There’s an old saying that says, “Be careful what you wish for” – in this case it should be, “Be careful what you advertise for.”  Included in the items posted for St. Patrick’s Day was an advertisement for a wife.  Appearing two weeks later in the April 1, 1915 Signal was this account of what happened when the advertiser met with one of the applicants.  Apparently the fellow received over one hundred replies to his ad.  I wonder if he ever did find a wife – there is no other listing in the family names database for his name.  Or possibly after the incident reported in the newspaper, he was laughed out of town!

Researched & written by Kathryn Auger

Frontier Signal ~ 1 April 1915

Frontier Signal ~ 1 April 1915

Frontier Signal ~ 1 April 1915

Frontier Signal ~ 1 April 1915

All Things Irish

St. Patrick’s Day was widely celebrated in this area, often with dances.  As early as 1915, a St. Patrick’s Day dance was held in Grande Prairie.  In 1935 there was a St. Patrick’s Day concert of Irish music followed by a dance, with music by Penson’s orchestra.  A St. Patrick’s Day tea sponsored by the CWL featured a silk rug, hand worked by the St. Joseph’s Academy girls.  St. Patrick’s Day 1938 was marked in Sexsmith by a dance at the hall, where dollar bills were given out each hour.  A house party in the country east of Sexsmith had dancing and entertainment that went on until 5:30 AM.  To top it off, the March 16, 1915 paper had an ad on the front page placed by an Irish fellow looking for a wife.

Researched & written by Kathryn Auger

Northern Tribune ~ March 24, 1938

Northern Tribune ~ March 24, 1938

Grande Prairie Herald ~ March 15, 1935

Grande Prairie Herald ~ March 15, 1935

Grande Prairie Herald ~ March 15, 1935

Grande Prairie Herald ~ March 15, 1935

Grande Prairie Herald ~ March 16, 1915

Grande Prairie Herald ~ March 16, 1915

Grande Prairie Herald ~ March 16, 1915

Grande Prairie Herald ~ March 16, 1915

 

A Busy Week for the Wapiti Arena

The Wapiti Arena was the site of lots of activity this week in 1948.  There was a Children’s Day, which included skating races in the building, as well as dog sled races outside, which were watched by five hundred people.  Dog racing ranged from greyhounds to huskies to plain mixed dogs.  At the Athletic Association’s Ice Carnival, the crowning of the Carnival Queen “climaxed an evening of fun, frolic, and fancy skating.”  Self taught local skaters Muriel Sharpe and Herb Shields thrilled the spectators.  More fancy skating was followed by basketball and badminton on skates, and an accordion solo by Jens Dalen.  The evening was topped off with a moccasin dance.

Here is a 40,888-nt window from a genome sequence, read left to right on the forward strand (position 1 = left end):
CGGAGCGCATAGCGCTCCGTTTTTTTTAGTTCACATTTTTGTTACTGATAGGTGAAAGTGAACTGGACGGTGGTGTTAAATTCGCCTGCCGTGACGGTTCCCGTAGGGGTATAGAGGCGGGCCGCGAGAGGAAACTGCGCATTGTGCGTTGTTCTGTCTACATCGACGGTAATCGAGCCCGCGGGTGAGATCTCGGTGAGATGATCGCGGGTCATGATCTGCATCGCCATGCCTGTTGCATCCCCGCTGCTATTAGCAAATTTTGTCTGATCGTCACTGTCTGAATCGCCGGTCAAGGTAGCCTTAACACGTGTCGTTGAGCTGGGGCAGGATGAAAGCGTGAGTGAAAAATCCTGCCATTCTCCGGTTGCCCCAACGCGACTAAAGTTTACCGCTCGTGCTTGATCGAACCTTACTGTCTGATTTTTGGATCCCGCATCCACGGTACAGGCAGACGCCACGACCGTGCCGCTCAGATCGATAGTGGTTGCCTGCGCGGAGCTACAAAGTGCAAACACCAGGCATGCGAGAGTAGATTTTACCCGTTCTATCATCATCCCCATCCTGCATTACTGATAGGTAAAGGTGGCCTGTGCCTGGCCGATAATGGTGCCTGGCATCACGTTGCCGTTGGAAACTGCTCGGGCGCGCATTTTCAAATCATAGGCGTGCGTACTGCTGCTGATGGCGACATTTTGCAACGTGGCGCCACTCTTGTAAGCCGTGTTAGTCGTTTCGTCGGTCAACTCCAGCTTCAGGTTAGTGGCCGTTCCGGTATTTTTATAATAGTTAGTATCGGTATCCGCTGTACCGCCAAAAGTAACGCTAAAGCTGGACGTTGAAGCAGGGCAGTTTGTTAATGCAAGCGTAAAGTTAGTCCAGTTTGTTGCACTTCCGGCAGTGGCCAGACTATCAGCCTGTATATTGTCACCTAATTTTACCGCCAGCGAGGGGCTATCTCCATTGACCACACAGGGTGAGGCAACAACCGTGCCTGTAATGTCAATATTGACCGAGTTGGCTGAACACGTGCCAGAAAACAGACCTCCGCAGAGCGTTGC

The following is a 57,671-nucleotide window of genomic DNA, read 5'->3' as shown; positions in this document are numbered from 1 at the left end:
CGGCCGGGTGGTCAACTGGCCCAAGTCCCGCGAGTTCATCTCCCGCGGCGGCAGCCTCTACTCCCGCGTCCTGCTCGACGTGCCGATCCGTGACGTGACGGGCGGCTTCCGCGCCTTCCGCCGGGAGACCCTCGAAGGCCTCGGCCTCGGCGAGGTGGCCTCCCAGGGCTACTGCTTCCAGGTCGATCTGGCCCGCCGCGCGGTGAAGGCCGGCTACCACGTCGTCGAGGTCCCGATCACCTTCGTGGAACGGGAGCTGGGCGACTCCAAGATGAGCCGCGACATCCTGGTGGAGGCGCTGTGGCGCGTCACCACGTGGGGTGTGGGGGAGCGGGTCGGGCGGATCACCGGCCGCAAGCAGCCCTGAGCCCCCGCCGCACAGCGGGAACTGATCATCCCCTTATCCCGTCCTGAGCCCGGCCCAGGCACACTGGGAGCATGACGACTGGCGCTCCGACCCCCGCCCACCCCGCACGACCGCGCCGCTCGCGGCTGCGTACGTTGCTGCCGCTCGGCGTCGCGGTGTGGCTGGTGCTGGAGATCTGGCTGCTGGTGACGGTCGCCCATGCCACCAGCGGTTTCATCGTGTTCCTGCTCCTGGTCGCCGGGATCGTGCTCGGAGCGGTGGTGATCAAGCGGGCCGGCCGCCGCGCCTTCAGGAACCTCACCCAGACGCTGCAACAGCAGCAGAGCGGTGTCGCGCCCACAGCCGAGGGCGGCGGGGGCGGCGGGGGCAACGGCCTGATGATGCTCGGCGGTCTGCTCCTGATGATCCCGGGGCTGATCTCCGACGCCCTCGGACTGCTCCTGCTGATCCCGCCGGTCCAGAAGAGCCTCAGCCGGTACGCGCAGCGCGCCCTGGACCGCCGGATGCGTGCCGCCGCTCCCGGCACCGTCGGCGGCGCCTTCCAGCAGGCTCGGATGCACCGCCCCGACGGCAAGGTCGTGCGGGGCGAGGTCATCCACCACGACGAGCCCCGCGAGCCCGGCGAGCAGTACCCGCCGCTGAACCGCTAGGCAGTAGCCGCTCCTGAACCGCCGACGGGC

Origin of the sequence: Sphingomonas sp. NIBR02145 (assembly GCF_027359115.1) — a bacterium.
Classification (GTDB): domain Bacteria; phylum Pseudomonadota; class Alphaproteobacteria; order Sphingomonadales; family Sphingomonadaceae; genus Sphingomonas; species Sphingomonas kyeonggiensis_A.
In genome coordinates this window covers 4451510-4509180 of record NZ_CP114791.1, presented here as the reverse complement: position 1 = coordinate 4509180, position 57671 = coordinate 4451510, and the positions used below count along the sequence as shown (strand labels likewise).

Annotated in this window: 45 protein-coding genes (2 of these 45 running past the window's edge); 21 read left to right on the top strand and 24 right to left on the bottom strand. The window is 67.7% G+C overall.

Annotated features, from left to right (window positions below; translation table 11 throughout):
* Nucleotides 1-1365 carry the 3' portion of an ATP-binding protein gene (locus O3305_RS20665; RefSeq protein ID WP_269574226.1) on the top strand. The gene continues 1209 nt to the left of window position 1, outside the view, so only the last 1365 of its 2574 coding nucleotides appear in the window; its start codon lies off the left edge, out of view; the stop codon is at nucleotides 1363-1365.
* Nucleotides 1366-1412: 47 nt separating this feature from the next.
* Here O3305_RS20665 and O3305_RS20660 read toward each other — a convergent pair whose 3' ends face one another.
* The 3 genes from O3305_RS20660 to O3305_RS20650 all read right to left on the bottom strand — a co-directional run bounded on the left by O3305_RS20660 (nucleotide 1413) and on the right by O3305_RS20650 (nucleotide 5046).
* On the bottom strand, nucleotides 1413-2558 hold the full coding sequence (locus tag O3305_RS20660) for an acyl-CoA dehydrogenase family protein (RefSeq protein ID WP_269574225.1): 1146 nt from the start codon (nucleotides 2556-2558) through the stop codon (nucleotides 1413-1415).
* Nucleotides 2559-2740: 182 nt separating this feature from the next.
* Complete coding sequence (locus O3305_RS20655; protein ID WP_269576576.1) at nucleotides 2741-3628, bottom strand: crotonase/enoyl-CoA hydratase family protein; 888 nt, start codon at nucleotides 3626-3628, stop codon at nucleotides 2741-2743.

Researched & written by Kathryn Auger

Herald Tribune ~ February 26, 1948

Herald Tribune ~ February 26, 1948

Herald Tribune ~ February 26, 1948

Herald Tribune ~ February 26, 1948

1928 Women’s Basketball Champions

Grande Prairie Herald ~ February 20, 1931

Grande Prairie Herald ~ February 20, 1931

Oddly enough, this picture was published in February of 1931 when the team was set to play during Carnival Week.  I assume the same women were playing in 1931 as appeared in the 1928 picture.  It’s hard to read the names, but I think they are:

Top row: Naomi Boyd, Bert (Bertha Kenney), and Gertrude Graben

Bottom row: ?, Irene Squires, Eleanor Kenney, and Emile Watson

I also found two articles in the early fall of 1930 saying that the team was to play the second team of the Edmonton Grads in December, but I could find no mention of it taking place.

The entire roster listed in May of 1928 was Eunice Dandy (Captain), Emile Watson (F), Bertha Kenney (F), Eleanor Kenney (D), Dorothy Chrystal (D), Naomi Boyd (D), Irene Squires (F), Helen Bromley, and subs Erma Jurney, Edna Taylor, and Dolly Lanctot.

In the Sports Index on the Archives website, there are articles on girls’ or women’s basketball listed as early as 1917, but the heyday of the sport seemed to be from 1923 to 1933.

Researched & written by Kathryn Auger

A Dangerous Occupation

A Grande Prairie photographer was badly injured in 1930 when his flash powder exploded, blowing out windows in the hall where the photo was being taken.  Mr. Tait lost part of his hand and spent six weeks in the hospital, gamely returning to work while he was still healing.

Researched & written by Kathryn Auger

Grande Prairie Herald ~ February 14, 1930

Grande Prairie Herald ~ February 14, 1930

Grande Prairie Herald ~ March 21, 1930

Grande Prairie Herald ~ March 21, 1930